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Dyslexia Friendly Classroom Tips

Preparing a list of instructions? 

Use numbers instead of bullet points.

Why?

Bullet points are all the same and dyslexic

children can easily lose their place.

Handing out homework sheets or notes?

Double line spacing and larger font, left aligned,

never fully justified.

Why?

It’s easier to read. Also, print it on cream

paper. If the child is dyslexic the chances are high

that parents may well be too.

Where do the dyslexic children sit in your class?

 

Work out their dominant ear and sit them at

the front on the best side for their hearing.

Find out their dominant ear by rolling up a piece of paper into a tube, ask them to put it to their ear and pretend it is a listening device. They will naturally hold it to their
dominant ear.

 

Why?

School is hard enough, you are making their day a little easier – they will see and hear better.

Books can be a dyslexic child’s worst fear.  But

they don’t have to be.

Why?

There are many dyslexia friendly books that

make reading easier.

1. Printed on buff paper
2. Larger, clean, font
3. Short sentences
4. High interest, low reading age
5. LOOKS like a normal book, not a baby book

Have a selection of reading books in your

classroom.  PLEASE DO NOT make a dyslexic

child go to a lower class to get a book.

 

Why?

Many children arriving at Chiltern express
deep anguish about having had to go to a
lower class to get books, it really upset them.
By doing this you are making their day just
that little bit better.

Short-term memory issues mean instructions are hard to remember.

 

What can you do?

After you have given all the instructions to the

class.  Give the first two instructions again,

directing them at the dyslexic children.  You could have a numbered list and highlight the first instruction.  Even if they can’t read it, they will know to ask you for the next instruction and not feel lost.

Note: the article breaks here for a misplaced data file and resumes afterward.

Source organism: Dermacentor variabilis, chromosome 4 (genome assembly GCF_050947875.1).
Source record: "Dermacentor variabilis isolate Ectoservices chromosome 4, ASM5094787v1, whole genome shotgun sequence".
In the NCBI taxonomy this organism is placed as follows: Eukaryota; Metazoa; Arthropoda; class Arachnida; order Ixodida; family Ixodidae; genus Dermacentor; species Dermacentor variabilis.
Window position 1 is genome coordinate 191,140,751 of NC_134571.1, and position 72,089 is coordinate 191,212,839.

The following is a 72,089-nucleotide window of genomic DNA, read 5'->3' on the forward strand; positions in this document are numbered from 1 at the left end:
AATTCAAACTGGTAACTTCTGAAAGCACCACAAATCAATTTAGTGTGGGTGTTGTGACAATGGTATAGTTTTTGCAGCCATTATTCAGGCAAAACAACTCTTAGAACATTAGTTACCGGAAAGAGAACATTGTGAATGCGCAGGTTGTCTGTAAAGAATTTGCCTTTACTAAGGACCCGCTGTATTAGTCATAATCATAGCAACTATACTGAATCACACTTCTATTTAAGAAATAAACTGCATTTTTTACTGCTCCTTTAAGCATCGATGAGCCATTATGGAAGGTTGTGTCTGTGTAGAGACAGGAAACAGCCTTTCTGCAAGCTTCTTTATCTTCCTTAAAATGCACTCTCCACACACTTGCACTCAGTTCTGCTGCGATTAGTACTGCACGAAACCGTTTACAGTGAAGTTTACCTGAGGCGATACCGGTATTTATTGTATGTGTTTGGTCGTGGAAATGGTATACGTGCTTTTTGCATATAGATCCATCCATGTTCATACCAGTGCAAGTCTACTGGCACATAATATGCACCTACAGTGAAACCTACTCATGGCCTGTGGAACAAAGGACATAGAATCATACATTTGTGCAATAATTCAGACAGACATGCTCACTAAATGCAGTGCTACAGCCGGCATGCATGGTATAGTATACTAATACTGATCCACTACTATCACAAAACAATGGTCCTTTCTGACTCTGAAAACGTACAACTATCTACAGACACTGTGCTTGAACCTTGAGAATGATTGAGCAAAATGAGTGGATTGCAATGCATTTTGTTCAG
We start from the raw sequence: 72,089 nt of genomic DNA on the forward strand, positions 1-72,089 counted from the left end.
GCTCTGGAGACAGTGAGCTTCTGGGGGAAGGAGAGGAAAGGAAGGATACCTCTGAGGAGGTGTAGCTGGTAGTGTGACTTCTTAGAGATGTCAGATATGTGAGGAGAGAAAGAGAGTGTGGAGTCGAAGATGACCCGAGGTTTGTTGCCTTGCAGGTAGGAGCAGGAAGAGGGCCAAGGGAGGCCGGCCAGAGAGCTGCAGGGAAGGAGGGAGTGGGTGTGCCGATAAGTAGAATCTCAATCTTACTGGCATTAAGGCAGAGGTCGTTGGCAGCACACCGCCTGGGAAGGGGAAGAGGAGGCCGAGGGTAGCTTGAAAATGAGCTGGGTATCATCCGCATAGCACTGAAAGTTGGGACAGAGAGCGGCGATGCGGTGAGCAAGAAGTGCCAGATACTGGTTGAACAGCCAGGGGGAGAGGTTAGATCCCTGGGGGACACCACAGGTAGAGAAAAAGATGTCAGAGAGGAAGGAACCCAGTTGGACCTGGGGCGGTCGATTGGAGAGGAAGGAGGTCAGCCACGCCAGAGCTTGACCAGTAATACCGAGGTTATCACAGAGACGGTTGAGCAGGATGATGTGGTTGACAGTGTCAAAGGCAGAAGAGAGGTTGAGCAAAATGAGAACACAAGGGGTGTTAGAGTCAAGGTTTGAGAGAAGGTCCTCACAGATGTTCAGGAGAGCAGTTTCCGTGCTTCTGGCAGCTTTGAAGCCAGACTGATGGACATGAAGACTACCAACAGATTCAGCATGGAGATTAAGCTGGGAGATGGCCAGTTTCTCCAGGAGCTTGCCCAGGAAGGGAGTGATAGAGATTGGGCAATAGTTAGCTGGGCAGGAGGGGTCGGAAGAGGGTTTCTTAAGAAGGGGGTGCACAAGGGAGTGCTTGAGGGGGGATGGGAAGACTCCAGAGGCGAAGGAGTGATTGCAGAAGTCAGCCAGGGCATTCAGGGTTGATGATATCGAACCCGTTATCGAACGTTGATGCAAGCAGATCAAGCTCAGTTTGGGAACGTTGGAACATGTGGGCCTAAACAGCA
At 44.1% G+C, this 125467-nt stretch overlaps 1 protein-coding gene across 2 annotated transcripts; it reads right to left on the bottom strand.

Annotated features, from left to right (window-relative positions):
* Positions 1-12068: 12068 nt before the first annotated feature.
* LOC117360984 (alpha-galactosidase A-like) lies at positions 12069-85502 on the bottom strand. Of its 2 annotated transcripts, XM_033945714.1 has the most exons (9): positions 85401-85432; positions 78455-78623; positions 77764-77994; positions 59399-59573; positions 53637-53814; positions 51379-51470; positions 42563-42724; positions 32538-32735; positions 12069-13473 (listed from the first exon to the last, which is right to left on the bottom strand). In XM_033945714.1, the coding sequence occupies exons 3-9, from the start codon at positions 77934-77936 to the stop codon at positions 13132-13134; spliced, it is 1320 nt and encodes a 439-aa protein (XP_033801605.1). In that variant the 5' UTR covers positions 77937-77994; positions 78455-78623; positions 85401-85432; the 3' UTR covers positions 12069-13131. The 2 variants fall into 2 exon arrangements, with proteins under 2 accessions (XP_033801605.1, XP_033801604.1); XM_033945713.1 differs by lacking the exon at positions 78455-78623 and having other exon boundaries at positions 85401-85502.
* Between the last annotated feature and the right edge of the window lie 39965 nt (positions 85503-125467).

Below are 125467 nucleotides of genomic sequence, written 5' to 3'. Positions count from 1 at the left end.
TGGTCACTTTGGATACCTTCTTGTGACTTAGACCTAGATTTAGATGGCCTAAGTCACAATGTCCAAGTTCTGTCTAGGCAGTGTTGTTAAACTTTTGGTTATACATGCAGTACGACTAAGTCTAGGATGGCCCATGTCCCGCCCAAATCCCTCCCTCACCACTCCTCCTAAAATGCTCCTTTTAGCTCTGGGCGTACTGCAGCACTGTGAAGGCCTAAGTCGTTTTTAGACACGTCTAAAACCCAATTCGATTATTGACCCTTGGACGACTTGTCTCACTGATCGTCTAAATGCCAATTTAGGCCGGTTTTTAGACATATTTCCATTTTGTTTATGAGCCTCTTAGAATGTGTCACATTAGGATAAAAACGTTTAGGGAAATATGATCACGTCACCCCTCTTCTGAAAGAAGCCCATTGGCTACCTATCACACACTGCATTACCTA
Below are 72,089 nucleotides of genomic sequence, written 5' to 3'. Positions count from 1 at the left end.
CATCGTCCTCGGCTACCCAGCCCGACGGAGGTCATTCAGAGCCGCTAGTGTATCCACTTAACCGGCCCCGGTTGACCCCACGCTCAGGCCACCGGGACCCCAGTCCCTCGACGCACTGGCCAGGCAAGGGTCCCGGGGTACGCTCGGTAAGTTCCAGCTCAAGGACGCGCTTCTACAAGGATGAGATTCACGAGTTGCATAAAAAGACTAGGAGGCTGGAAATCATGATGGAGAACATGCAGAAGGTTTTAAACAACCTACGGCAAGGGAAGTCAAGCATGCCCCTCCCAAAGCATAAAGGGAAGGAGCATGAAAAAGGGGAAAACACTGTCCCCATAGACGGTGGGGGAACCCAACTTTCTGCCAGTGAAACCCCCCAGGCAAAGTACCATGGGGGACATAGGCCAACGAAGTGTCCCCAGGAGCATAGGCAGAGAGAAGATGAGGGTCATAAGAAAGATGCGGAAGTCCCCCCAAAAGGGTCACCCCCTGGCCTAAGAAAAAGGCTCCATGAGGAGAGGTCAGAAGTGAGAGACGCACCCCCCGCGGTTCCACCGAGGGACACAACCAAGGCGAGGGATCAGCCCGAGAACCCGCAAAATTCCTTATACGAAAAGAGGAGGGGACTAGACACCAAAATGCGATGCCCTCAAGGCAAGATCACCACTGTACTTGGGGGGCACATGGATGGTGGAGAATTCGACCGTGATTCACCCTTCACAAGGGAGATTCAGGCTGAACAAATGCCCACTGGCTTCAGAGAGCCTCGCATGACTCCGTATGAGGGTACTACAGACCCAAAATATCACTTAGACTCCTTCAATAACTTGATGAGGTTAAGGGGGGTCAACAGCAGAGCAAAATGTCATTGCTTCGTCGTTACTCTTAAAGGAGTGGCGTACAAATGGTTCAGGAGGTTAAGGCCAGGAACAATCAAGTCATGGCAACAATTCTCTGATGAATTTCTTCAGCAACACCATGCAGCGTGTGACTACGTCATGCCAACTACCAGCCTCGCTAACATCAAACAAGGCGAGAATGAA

Is your child’s book too difficult to read?

How can you tell?

 

Use the 5 finger rule. Get children to read one page from the book.  For each word they cannot read get them to hold up a finger.  If they hold up 5 fingers before the end of the page then the book is more than likely too challenging.

 

Showing children how to do this will help them help themselves when choosing a book.

Understand what Thomas Jefferson said:

 

“there is nothing so unfair as the equal

treatment of unequal people.”

Dyslexia MUST NOT be a barrier to
learning. 

Intelligence is NOT affected
by dyslexia.


Are the children grouped by set in the
right set based on their intelligence or
on their ability to read and write?  Is
there a way that you can help them be
in the right set for their intelligence
with assistive technologies?

White boards and black boards can be a challenge for dyslexic children.

Overcome this by using primary colours and alternate the colours so children can keep track by using the colours.

 

Avoid white at all costs.

 

If you have children with visual stress they will probably find copying from the board very hard work.

 

Give them notes to read from.

Do's and Don'ts of Hearing a Child Read

 

Do:

Choose a mutually agreeable time.

Let child choose a book they want to read.

Tell child words BUT don't jump in too quickly.

(Pause-Prompt-Praise)

Sit somewhere cosy.

Decide on length of time to read - set timer.

 

Don't get irritable, if they could read fluently, they would.

Don't let siblings into the room.

 

REMEMBER

Some days it flows others it doesn't.

Dyslexic children do tire easily.

Quit while you are ahead.

Homework: Write a letter.

 

Is the homework accessing their skill at
crafting a well worded letter or their ability
to write it on paper?

 

Consider the use of a scribe (parent, sibling)
for some homework tasks.

Poor spelling but readable?

 

Fantastic news!

 

Progressing from not being able to read
a word of a dyslexic childs writing to reading
their phonetic spellings is a huge achievement!

 

Even if their spellings are not correct it
can be read and this should be celebrated.

After all being, literate is about being
able to communicate.

Giant 4 in a Row Game


Turn everyday games that children love to play into spelling race games!

 

British Dyslexia Association's Awareness Presentation

What is dyslexia? - Kelli Sandman-Hurley

View full lesson: http://ed.ted.com/lessons/what-is-dyslexia-kelli-sandman-hurley Dyslexia affects up to 1 in 5 people, but the experience of dyslexia isn't always the same. This difficulty in processing language exists along a spectrum -- one that doesn't necessarily fit with labels like "normal" and "defective."


Dyslexia Friendly Classroom Tips
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